SARASOTA - The clean-up continues after this weekend's deadly plane crash on the New College campus. A salvage truck arrived Monday to remove the plane's wreckage from campus, and federal investigators were at the scene taking apart the aircraft's engine.
They hope to get a better understanding of what caused the Sea Wind 3000 plane to go down Saturday afternoon, killing the pilot and injuring one passenger on board.
Many New College students and faculty were also getting their first look today at the remains of that plane and talked about the shocking rarity that occurred there Saturday afternoon.
And it's still the hot topic. “It's kind of strange to see a large pile of charred black material in the crash zone…you are going to talk about,” says professor of history Brendan Goff.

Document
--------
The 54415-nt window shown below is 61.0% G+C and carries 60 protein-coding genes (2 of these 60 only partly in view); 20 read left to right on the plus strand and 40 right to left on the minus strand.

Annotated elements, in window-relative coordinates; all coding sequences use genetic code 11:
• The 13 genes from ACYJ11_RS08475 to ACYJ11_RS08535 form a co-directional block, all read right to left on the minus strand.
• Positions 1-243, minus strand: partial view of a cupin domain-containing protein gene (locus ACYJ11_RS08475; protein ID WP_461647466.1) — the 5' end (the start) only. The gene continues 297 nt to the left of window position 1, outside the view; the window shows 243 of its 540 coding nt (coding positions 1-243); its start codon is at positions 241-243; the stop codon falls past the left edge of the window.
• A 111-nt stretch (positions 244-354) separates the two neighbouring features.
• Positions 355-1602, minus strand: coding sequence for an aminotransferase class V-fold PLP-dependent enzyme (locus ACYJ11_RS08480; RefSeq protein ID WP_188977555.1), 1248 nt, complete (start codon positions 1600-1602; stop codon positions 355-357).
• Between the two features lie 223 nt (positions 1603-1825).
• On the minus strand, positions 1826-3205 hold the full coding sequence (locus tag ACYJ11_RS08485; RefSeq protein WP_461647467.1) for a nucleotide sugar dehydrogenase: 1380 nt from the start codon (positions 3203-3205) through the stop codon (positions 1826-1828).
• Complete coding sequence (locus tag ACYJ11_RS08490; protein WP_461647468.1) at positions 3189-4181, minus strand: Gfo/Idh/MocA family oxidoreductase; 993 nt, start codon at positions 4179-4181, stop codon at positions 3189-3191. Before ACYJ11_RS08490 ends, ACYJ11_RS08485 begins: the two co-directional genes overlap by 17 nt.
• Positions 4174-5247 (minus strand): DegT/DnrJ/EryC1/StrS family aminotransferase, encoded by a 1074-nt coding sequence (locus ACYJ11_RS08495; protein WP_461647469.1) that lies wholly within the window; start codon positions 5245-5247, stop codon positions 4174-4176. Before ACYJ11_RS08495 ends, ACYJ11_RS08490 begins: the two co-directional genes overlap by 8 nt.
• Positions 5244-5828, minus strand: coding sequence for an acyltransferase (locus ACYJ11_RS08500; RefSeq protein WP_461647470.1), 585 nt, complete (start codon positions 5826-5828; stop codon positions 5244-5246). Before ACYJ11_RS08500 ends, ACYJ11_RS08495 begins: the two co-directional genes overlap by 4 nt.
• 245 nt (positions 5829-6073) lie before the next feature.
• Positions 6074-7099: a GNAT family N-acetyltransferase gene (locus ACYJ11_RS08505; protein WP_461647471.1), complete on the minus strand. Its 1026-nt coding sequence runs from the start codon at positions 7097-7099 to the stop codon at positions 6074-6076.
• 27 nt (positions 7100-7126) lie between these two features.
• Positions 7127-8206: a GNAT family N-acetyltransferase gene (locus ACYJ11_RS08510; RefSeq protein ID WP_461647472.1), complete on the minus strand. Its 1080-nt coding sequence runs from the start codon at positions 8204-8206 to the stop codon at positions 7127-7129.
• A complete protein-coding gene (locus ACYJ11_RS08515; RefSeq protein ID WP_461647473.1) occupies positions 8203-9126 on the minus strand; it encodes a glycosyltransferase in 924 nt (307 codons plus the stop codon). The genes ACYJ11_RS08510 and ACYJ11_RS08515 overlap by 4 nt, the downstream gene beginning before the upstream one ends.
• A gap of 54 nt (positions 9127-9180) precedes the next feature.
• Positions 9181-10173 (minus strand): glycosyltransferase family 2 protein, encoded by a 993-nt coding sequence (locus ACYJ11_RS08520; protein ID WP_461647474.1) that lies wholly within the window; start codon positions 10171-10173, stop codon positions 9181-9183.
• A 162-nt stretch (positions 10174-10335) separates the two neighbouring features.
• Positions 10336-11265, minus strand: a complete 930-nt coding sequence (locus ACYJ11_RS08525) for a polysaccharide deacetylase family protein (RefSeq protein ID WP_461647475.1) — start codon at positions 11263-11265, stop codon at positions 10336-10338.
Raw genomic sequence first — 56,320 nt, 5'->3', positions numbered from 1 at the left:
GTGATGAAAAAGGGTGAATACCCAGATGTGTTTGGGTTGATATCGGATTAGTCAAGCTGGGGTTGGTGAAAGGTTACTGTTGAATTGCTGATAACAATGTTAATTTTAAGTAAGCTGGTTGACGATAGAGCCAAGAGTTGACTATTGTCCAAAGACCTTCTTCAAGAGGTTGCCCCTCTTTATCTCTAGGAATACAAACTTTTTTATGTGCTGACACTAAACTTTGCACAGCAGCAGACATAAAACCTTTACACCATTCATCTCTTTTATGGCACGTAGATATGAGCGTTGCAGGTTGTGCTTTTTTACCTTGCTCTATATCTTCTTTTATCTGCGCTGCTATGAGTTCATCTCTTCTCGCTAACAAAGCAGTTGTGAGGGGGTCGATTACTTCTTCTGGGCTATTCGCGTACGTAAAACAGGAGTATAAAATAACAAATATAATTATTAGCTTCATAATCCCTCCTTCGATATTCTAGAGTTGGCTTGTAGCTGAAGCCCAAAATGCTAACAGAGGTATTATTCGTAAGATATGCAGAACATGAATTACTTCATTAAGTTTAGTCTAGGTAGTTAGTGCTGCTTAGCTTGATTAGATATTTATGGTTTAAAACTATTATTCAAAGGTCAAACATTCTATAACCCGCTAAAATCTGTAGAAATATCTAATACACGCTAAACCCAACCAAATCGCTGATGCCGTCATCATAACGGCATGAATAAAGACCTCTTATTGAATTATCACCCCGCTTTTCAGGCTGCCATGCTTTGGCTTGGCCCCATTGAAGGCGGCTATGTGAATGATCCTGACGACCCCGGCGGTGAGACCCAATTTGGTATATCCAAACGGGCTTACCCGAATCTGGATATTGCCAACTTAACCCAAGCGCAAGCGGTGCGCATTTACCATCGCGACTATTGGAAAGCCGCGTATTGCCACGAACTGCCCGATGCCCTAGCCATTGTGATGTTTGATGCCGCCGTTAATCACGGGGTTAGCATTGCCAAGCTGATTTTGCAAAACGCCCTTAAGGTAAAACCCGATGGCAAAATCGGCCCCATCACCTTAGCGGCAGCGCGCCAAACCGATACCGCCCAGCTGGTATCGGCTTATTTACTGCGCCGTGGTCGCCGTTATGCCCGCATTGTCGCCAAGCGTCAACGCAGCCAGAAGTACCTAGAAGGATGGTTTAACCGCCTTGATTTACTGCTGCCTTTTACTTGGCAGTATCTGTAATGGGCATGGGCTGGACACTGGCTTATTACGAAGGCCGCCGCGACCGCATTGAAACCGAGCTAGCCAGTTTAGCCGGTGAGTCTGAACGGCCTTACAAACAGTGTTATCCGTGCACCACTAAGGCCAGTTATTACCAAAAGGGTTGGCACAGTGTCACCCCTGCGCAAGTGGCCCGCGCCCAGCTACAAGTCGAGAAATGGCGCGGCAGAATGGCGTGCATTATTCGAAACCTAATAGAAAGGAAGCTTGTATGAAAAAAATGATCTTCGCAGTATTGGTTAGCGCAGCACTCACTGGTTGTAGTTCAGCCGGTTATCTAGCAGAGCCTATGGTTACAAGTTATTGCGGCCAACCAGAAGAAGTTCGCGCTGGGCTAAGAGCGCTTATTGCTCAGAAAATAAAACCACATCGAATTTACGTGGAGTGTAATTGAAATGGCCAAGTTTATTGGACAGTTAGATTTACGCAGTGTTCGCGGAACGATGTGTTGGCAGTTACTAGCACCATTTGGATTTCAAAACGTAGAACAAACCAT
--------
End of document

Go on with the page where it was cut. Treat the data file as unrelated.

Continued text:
“I think everybody is certainly talking about it and aware of it. There is a real obvious concern for the fellow that was the passenger,” says fencing coach Lawrence Levine.
That passenger, William Jackson, survived. But the pilot, John Ardoyno did not.
“It's terrible what happened to the passenger and obviously what happened to the pilot,” says Officer Chris Rivett of New College Police.
Initial reports say Ardoyno crashed seconds after taking off from Sarasota Bradenton International Airport -- an airport separated from New College by a fence.
“Living right next to an airport, you know that there a risk of that happening, but you still don’t think it will really happen. It was definitely a surprise,” says student Cole Ingram.
A surprise that could have been a lot worse.
“It could have been far more horrible if it crashed into a bunch of students or a building with a bunch of students. It would have brought a whole new level of sadness in this situation,” says Levine.
According to a school spokesperson, there were counselors available Monday for students who may have witnessed the crash.
At last check, Jackson remains at Tampa General in critical condition with 2nd and 3rd degree burns covering his body.
The NTSB is investigating the crash and a preliminary report should be available within the next two months.